Brisk winds to whip at New Year's Day Mummers Parade in Philadelphia

Renee Duff

Chilly, blustery weather is in store for Philadelphia's annual Mummers Parade on New Year's Day.

The parade, which is in its 120th installment, features 10,000 lavishly dressed participants strutting, twirling and performing along South Broad Street.

Unlike last year's edition, when temperatures climbed through the 50s to a high of 61 degrees Fahrenheit during the parade, conditions this Wednesday will be far from springlike. Rather, the weather will be more seasonable for the time of year.

Temperatures will be in the middle 30s F when the parade begins at 9 a.m. EST and climb to the day's high of 43 during the early afternoon.
A typical high on Jan. 1 is 41 in the City of Brotherly love.

"New Year's Day won't be terribly gusty, but there will still be a noticeable wind," AccuWeather Senior Meteorologist Heather Zehr said.

A westerly wind of 8-16 mph with gusts up to 20 mph will generally be a crosswind along South Broad Street.

While the tall buildings along the parade route can shelter spectators and participants from the breeze at times, they can also create a wind tunnel effect, causing the winds to pick up speed in between the west-to-east oriented streets.

People participate in the Mummers Parade in Philadelphia, on Sunday, Jan. 1, 2012. The parade, often compared to Mardi Gras, is a century-old tradition featuring elaborately festooned musicians, comics and other performers. (AP Photo/Joseph Kaczmarek)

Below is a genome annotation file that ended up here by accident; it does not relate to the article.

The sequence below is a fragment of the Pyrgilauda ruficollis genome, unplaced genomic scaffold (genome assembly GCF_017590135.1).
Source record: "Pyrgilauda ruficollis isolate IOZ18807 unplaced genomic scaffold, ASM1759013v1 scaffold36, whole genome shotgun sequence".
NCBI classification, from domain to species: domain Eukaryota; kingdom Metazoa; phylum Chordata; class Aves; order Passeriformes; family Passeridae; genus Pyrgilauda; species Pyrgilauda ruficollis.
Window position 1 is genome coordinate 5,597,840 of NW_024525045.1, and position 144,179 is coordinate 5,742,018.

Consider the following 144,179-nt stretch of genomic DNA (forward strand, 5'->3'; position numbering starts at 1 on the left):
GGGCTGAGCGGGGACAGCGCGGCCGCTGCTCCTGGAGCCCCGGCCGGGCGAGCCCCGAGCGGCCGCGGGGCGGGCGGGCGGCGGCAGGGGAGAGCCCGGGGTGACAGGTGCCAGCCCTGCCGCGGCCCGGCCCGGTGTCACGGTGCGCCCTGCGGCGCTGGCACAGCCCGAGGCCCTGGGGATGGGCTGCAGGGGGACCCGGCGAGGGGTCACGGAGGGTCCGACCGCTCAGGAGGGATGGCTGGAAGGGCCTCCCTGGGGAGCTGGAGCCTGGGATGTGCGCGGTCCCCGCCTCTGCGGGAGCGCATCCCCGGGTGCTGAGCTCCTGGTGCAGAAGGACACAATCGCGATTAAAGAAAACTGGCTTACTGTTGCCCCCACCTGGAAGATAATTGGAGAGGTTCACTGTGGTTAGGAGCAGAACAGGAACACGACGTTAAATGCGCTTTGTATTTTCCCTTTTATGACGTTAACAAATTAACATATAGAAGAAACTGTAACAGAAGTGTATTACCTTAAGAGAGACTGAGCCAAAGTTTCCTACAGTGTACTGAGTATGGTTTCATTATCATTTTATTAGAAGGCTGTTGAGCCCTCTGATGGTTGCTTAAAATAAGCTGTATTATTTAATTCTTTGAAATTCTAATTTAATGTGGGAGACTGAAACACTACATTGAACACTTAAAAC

The winds will add further chill to the air with AccuWeather RealFeel® Temperatures being held to the 20s during the morning hours and 30s in the afternoon. Spectators will want to make sure to have hats, gloves, scarves and warm layers on before heading out the door.

Waterproof gear can be left at home as it will be dry throughout the day with a mixture of clouds and sunshine.

The parade's origins date back to the late 17th century, when early settlers brought Old World New Year's traditions to Philadelphia.

The Mummers Parade became officially recognized on Jan. 1, 1901, after starting as unorganized neighborhood celebrations throughout the city.

The parade's name originates from the term "Mummer," which refers to an actor or someone who masquerades.

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